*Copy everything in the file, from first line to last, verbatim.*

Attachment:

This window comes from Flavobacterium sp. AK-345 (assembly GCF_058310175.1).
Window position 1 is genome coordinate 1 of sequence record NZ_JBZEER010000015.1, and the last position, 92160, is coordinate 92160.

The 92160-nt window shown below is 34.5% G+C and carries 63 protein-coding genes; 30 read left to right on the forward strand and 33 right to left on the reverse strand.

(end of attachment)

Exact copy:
This window comes from Flavobacterium sp. AK-345 (assembly GCF_058310175.1).
Window position 1 is genome coordinate 1 of sequence record NZ_JBZEER010000015.1, and the last position, 92160, is coordinate 92160.

The 92160-nt window shown below is 34.5% G+C and carries 63 protein-coding genes; 30 read left to right on the forward strand and 33 right to left on the reverse strand.